For a country that believes in its own exceptionalism and its ability to export individualism and liberty, supporting popular revolts against autocratic rulers provides some distinct foreign policy challenges for the US. The growing assertiveness of Saudi Arabia is perhaps at the top of the list of challenges.
Saudi Arabia was, like pretty well everyone else, taken aback by the speed of events in north Africa that culminated in the departure of Hosni Mubarak, one of Riyadh's closest allies. If some in the West saw the Arab Spring as a chance to fundamentally reshape the Arab political landscape, Riyadh saw in it a threat to the status quo that had to be stopped.
Riyadh's increasing activism in the region shows it has recovered after the initial shock of the revolts.
The entry of 1000 Saudi troops into Bahrain illustrated how much the island state mattered to the Saudis both as a demonstration to regional political reformists and as a warning to the Iranians. Links across the causeway have been further strengthened by the marriage between the Saudi king's daughter and the son of the Bahraini king. Riyadh has also led efforts to expand the GCC to include two more Sunni monarchies, with its invitations to Morocco and Jordan.
To its south, Riyadh has, through luck or good management, engineered the departure of President Saleh into Saudi territory, while the future of Yemen is being decided in a manner that will favour Saudi interests. Saudi Arabia has also forestalled the growth of its own minuscule protest movement (and that of less affluent neighbours, Oman and Bahrain) by spending over $130 billion this year on expanding the government workforce and providing housing for its nationals.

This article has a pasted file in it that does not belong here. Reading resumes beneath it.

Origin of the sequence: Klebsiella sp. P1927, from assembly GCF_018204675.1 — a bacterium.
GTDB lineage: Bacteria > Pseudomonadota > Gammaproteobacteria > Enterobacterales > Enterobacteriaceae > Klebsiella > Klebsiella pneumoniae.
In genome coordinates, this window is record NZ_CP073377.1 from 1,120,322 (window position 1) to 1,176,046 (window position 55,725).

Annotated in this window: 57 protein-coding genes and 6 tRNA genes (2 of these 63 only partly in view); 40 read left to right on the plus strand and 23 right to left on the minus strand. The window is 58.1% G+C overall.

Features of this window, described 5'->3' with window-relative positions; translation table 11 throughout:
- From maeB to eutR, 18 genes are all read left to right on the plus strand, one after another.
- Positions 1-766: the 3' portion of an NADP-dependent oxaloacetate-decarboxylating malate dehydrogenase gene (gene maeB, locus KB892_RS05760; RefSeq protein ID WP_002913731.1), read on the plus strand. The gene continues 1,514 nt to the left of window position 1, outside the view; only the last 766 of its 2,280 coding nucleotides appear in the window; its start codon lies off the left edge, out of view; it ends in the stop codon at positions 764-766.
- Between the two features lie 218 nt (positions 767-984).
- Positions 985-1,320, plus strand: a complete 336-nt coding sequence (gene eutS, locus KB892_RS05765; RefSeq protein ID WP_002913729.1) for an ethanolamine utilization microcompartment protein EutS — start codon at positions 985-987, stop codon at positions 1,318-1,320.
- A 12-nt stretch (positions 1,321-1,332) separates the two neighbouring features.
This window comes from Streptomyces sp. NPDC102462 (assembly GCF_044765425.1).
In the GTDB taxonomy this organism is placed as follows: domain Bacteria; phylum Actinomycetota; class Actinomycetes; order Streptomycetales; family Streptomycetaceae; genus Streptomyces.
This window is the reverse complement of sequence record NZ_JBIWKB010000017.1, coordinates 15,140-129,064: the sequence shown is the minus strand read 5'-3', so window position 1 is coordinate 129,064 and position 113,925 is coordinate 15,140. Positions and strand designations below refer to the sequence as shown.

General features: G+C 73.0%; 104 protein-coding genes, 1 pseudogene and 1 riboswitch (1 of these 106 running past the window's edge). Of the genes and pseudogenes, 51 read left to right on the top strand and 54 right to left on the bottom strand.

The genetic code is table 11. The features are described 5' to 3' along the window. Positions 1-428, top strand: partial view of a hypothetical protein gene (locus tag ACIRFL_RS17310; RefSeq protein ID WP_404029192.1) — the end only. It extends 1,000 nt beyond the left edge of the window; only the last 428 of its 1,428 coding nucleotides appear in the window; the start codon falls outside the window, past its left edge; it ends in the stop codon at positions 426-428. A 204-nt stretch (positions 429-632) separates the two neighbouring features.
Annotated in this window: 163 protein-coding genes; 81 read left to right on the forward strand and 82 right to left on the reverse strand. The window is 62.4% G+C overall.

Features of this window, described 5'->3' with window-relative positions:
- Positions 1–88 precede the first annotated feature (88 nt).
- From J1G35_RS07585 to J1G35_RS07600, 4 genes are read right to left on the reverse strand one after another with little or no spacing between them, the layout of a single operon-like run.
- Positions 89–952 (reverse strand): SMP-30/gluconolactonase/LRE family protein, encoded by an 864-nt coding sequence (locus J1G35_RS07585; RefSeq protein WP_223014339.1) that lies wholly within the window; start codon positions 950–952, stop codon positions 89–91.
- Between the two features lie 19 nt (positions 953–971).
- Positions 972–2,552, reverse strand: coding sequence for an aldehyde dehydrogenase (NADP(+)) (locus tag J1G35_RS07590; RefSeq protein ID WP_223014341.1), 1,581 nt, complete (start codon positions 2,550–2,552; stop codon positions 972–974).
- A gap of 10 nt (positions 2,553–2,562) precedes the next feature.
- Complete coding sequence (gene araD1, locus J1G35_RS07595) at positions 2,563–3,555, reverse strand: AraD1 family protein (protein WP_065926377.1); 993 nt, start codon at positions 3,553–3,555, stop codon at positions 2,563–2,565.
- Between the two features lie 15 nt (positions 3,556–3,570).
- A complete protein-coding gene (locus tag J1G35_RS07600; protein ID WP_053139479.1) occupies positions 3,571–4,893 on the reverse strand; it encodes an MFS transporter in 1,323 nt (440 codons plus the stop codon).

Riyadh (and its Gulf neighbours, over whom it has considerable influence) remains economically vital both globally and regionally, to an extent that makes it impervious to US pressure for political reform. Riyadh remains the only viable petroleum swing producer, without which events in places such as Libya would have far greater consequence to the world economy.
Equally important, the Gulf remains a vital labour market for many regional states, whose economies rely on remittances. To take two examples, remittances account for 17% of Egypt's income (second after tourism), 50% of which comes from workers in Saudi Arabia, Kuwait and the UAE. Over 20% of Lebanon's GDP relies on remittances, with the GCC accounting for 58% of this total. President Obama announced a $1 billion aid package for Egypt in May, but Saudi Arabia pledged $4 billion later that month. Combine that with Riyadh's support for the Egyptian labour market, and you see the relative influence of the two countries over Cairo's present and future rulers.
But Riyadh's anger at what it sees as Washington's misunderstanding of the region, exemplified by the White House's withdrawal of support for President Mubarak and its continued public support for democratisation, is not likely to lead to any permanent rupture in relations, because the two countries' security interests are so intertwined.
For all of its expanding economic ties with China, Riyadh understands that the US shares its concerns over Iranian interference in the region and is the only one that can ultimately guarantee Saudi Arabia's security. Only Washington's involvement can progress the Middle East peace process, while Riyadh and Washington share the same concerns about the security threat posed by Yemen (hence Washington's muted public statements concerning the political protests there).
For the US, any moves by GCC states to shut their labour markets to countries like Egypt could destroy any chance of democracy taking hold. The Arab Spring was always going to be a contest between principle and pragmatism in shaping Washington's regional foreign policy. So far at least, we have seen rhetorical evocation of principle but actions dictated by pragmatism; given the advantages Riyadh enjoys, Washington has little choice.
As we have seen before in the region, there are significant limits to American exceptionalism.
Photo by Flickr user Ewen McIntosh.